Friday, August 31, 2007

Bottle to go and the cups also came

We had dinner at a Korean restaurant a couple of days ago and L ordered a bottle of Korean sake to go with it. I didn't know Koreans had sake. I didn't like it. It was like drinking neat alcohol, there was no flavour nor fragrance to it. We couldn't finish it, so L screwed the cap back on and asked the waitress for a plastic bag to take the bottle away with us. To our surprise, she also put into the bag two sake cups, carefully wrapped up in paper napkins. That was nice. Wish I could say the same of the sake.

Thursday, August 30, 2007

Holding paws

Last night, L was scrupulously wiping Queeni's paws after the last walk of the night and she was fussing. He remonstrated with her: "It was muddy outside and Daddy must wipe you clean so later we can hold paws in bed."

It's our fifth anniversary of being Properly Married tomorrow and what happened to holding hands with the wife?

Wednesday, August 29, 2007

Water, water everywhere

Along with the new paths, we seem also to have got canals and a swimming pool when a monsoonal downpour hit us yesterday.

When the path was relaid, the excess cement powder was swept off the path onto the grass, which meant that the grass at the edge of the path died and created a ditch-like depression which filled up with water when it rained.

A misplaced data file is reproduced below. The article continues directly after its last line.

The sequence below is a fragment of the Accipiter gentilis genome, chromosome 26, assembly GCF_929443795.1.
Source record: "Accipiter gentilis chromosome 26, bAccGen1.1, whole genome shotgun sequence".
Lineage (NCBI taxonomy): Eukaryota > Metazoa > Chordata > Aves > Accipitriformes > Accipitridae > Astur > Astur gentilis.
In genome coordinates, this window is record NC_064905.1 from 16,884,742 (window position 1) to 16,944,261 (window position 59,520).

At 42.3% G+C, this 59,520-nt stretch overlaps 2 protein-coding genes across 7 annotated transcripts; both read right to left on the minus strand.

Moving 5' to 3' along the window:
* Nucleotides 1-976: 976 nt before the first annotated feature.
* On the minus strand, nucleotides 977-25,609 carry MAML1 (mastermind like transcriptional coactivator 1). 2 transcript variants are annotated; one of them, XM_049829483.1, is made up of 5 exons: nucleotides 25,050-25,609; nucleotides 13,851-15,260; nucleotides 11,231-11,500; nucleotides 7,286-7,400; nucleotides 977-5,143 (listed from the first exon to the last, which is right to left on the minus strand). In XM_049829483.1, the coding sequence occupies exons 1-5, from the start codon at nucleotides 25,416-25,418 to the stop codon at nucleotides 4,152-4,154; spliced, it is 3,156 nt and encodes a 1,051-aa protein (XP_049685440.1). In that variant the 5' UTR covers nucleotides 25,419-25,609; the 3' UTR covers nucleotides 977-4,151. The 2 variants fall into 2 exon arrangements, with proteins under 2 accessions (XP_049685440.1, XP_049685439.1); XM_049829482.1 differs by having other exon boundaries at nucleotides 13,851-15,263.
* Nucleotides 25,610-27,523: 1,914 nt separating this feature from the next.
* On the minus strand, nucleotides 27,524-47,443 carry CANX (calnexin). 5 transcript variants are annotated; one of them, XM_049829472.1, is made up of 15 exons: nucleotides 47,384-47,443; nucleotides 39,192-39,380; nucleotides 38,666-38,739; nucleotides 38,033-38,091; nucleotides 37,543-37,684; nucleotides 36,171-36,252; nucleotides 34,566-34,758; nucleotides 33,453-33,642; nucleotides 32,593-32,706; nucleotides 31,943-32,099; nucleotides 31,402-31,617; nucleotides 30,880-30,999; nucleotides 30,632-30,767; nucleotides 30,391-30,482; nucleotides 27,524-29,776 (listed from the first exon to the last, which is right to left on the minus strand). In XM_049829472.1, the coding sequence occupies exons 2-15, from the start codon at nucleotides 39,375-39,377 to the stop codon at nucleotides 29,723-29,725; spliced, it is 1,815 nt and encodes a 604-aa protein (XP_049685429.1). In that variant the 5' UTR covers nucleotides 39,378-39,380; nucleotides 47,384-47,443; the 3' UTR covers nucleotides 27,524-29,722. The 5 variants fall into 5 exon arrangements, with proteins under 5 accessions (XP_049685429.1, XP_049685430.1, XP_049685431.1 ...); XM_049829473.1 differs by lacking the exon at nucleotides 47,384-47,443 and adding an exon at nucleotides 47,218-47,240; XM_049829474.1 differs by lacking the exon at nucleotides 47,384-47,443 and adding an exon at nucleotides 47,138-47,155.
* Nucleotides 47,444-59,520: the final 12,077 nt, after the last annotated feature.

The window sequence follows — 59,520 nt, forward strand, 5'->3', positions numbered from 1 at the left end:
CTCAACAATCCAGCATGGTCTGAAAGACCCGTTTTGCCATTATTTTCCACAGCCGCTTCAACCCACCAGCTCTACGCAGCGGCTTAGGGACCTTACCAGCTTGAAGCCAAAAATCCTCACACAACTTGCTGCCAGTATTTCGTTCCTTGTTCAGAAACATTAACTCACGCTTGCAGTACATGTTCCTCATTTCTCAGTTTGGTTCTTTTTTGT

If that gives us a mosquito problem next, who do we offer as a blood sacrifice? The town council people, the workers who did the path or their supervisor who came and gave them directions and then retreated into the shade?

Tuesday, August 28, 2007


Nine years today and missed as much as ever.

Schwarz belongs to that era before my camera went digital and I've realised I haven't any e-pictures of him. I have tons of olde worlde physical photos -- matt and glossy, remember even that? -- and I know some people helped me scan them but that was about two hard disks ago. Which means I haven't got any in this iBook.

This picture, I got off a cobwebby geocities site that I'm surprised is still around.

It's nice to think of the two boys together still like that.

Monday, August 27, 2007

Going home

At work the other day, a colleague was using the office's night transport booking system for the first time and asked me to check if her booking was done correctly because my name was the only one on the booking list at that point in time.

Quite a lot of people take the office transport home, it's just that most of my colleagues book it just before they leave as you only need to book your ride home 30 minutes in advance. Me, I book it the minute I arrive at the office. That was why at the start of the work day, only my name showed up on the booking list.